Kirsten Williams

Headquarters, Washington, DC

(Phone: 202/358-0243)

Eileen Hawley

Johnson Space Center, Houston, TX

(Phone: 281/483-5111)



A series of background briefings on the upcoming Shuttle
Radar Topography Mission, designed to map up to 80% of the Earth’s
populated surface in 11 days, will be held on Friday, Jan. 21, at
NASA’s Johnson Space Center, Houston, TX.

The mission, designated STS-99, also is designed to produce
unrivaled three-dimensional images of the world. Orbiting at 145
miles above the Earth, with two radar antennas mounted in the
Shuttle payload bay and two extended on a 200-foot-long mast, this
new imaging system will be able to measure the undulations of
landscapes that have been sculpted through the millennia.

The radar will image mountains and deep valleys carved by
glaciers and rivers like those in the Andes, the Rocky Mountains
and the Himalayas of Asia; vast expanses of deserts and coastal
plains around the world; as well as cold regions and forests of
the northern latitudes. The mission also will map vestiges of
ancient human settlements, such as the eighth-century Khmer
civilization of Angkor, Cambodia.

The technology used in the mission is also being tested for
use on the International Space Station.

The 13-ton radar system will be able to collect highly
accurate, high-resolution images of the Earth’s crust between 60
degrees north latitude and 56 degrees south latitude. The regions
to be mapped are home to about 95 percent of the world’s
population and will be imaged with an accuracy of better than 100

The briefings will begin at 9 a.m. EST with an overview of
the mission objectives and unique hardware followed at 10 a.m. EST
by a briefing about the science and technology of this unique
imaging system. Following a break at noon for the daily NASA
Video File, the STS-99 astronauts will hold their preflight press
beginning at 2 p.m. All of the briefings will be carried live on
NASA Television.

NASA Television is available through the GE-2 satellite,
transponder 9C, located at 85 degrees West longitude, vertical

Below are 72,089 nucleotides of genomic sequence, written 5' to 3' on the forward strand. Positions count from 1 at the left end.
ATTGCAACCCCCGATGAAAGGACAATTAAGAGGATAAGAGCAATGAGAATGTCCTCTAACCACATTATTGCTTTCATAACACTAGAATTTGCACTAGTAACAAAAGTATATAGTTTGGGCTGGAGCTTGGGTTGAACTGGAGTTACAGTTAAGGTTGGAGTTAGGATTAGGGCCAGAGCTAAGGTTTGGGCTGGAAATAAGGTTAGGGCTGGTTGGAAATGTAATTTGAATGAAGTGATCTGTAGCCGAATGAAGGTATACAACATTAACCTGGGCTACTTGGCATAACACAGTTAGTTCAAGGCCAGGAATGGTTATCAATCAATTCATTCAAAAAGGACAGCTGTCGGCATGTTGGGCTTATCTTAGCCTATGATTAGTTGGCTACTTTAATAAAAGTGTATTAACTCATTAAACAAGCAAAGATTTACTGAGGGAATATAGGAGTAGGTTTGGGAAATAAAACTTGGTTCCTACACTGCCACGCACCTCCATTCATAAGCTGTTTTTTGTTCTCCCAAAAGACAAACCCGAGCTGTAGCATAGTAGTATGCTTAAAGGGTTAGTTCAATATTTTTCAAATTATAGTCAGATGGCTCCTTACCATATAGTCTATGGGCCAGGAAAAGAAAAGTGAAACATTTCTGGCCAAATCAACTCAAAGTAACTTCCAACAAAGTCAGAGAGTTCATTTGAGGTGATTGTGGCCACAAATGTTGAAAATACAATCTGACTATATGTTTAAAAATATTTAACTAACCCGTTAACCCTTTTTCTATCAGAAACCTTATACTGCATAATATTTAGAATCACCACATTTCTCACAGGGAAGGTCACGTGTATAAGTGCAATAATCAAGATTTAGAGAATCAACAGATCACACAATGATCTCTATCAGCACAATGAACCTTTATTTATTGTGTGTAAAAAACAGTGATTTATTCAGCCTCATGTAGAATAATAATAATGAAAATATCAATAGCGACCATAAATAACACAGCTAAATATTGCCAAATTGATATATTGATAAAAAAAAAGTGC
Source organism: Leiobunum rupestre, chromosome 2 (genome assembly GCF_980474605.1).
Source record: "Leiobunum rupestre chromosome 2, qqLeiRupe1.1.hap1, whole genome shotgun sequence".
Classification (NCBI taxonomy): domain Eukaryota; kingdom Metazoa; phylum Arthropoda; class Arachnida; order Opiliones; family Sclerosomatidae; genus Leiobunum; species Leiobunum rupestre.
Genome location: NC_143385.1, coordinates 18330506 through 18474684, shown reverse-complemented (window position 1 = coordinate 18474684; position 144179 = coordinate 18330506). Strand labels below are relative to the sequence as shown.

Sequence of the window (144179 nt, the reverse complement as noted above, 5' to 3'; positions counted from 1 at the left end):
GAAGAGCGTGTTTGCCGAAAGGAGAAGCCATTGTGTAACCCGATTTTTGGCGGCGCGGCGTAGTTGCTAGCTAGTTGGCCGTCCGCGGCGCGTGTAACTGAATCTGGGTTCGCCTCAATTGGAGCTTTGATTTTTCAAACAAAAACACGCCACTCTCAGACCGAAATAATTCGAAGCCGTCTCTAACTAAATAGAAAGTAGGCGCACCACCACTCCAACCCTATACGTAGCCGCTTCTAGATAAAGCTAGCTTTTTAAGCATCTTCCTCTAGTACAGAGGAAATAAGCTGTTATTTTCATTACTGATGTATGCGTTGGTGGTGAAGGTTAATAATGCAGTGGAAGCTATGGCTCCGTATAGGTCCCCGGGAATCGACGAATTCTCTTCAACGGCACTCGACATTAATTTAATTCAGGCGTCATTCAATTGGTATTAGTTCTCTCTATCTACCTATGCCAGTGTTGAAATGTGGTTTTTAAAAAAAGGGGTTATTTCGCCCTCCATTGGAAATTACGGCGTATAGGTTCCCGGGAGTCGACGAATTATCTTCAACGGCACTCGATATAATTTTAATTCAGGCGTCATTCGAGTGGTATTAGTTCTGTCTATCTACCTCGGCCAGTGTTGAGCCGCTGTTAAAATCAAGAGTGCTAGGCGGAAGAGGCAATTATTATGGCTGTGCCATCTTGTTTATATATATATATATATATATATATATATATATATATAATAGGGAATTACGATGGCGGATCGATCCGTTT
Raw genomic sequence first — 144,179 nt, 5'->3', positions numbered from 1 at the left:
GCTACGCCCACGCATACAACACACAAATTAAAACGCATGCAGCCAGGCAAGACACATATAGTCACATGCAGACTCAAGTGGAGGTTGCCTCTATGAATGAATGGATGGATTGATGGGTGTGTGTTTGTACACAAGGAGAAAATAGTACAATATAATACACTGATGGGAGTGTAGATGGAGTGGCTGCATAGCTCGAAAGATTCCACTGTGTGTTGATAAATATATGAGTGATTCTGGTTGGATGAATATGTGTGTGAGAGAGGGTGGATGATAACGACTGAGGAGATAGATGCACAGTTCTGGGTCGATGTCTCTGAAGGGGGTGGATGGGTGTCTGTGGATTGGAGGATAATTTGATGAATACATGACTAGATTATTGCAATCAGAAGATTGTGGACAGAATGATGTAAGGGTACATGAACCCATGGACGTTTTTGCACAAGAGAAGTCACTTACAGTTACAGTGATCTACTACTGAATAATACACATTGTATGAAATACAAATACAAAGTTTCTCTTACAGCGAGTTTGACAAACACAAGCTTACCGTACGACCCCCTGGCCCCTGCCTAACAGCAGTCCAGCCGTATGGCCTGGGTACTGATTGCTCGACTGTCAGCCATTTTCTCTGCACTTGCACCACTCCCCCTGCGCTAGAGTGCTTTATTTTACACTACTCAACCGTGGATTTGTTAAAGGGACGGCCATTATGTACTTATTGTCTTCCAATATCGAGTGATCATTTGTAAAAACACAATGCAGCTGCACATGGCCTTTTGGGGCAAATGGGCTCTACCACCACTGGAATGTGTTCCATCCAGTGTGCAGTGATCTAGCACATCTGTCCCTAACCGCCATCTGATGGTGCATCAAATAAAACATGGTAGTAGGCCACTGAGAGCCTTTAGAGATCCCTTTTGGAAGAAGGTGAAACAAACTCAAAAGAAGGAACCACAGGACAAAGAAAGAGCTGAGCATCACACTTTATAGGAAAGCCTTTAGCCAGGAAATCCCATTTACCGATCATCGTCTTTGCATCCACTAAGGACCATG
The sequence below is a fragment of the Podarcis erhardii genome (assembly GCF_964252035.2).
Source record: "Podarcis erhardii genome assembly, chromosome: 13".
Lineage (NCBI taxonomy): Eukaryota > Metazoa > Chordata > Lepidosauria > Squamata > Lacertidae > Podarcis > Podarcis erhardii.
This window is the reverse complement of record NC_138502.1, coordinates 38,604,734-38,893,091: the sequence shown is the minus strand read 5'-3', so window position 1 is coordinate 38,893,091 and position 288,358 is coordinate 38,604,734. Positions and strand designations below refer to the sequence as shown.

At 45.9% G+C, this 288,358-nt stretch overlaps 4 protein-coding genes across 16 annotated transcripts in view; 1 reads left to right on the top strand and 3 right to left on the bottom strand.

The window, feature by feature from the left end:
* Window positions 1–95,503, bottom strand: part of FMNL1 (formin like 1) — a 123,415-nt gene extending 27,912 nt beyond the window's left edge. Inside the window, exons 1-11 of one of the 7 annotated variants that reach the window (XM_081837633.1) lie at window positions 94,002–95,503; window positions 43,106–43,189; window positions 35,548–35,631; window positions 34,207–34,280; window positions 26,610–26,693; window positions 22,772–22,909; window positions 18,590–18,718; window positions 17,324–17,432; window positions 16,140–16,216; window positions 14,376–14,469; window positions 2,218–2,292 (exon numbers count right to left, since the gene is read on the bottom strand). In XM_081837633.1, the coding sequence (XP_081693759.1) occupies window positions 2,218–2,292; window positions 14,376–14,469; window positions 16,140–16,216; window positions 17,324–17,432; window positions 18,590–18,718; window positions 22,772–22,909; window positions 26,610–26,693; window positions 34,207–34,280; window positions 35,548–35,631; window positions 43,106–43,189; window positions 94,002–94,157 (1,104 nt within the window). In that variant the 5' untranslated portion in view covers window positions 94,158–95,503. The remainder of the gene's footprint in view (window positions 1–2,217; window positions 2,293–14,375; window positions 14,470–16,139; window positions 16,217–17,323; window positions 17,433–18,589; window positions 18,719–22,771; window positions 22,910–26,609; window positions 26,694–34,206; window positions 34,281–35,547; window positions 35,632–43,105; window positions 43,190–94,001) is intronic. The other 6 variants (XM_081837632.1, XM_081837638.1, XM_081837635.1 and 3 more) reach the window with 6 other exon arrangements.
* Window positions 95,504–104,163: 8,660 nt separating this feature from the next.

polarization, with a frequency of 3880 MHz, and audio at 6.8 MHz.

Following the STS-99 mission briefings, round-robin
interviews with the crewmembers will be held for reporters at
Johnson and for those reporters who make advance arrangements to
participate by telephone. Media wishing to participate in the
round-robin interviews must fax their requests to the Johnson
Newsroom by close of business Friday, Jan. 14. The fax number is


Friday, Jan. 21, 2000

(all times shown are EST)

9 a.m. Mission Overview

  • Paul Dye, Lead Flight Director, Johnson Space Center
  • Dr. Earnest Paylor, NASA’s Shuttle Radar Topography
    Mission (SRTM) Program Scientist, Office of Earth
    Science, NASA Headquarters

10 a.m. Technology and Science Briefing

  • Dr. Michael Kobrick, SRTM Project Scientist, Jet
    Propulsion Laboratory

  • Thomas A. Hennig, SRTM Program Manager, National Imagery
    and Mapping Agency

  • Dr. Diane Evans, Earth Science Program Chief Scientist,
    Jet Propulsion Laboratory

  • Marian Werner, X-band Synthetic Aperture Radar Project
    Manager, DLR (German Space Agency)

  • Edward Caro, SRTM Chief Engineer, Jet Propulsion

Noon NASA TV Videofile

2 p.m. STS-99 Crew Press Conference

  • Kevin Kregel, Commander
  • Dom Gorie, Pilot
  • Gerhard Thiele (European Space Agency), Mission
  • Specialist 1
  • Janet Kavandi, Mission Specialist 2
  • Janice Voss, Mission Specialist 3
  • Mamoru Mohri (NASDA), Mission Specialist 4

3 p.m. STS-99 Crew Round-Robin Interviews
These interviews will not be carried on NASA TV.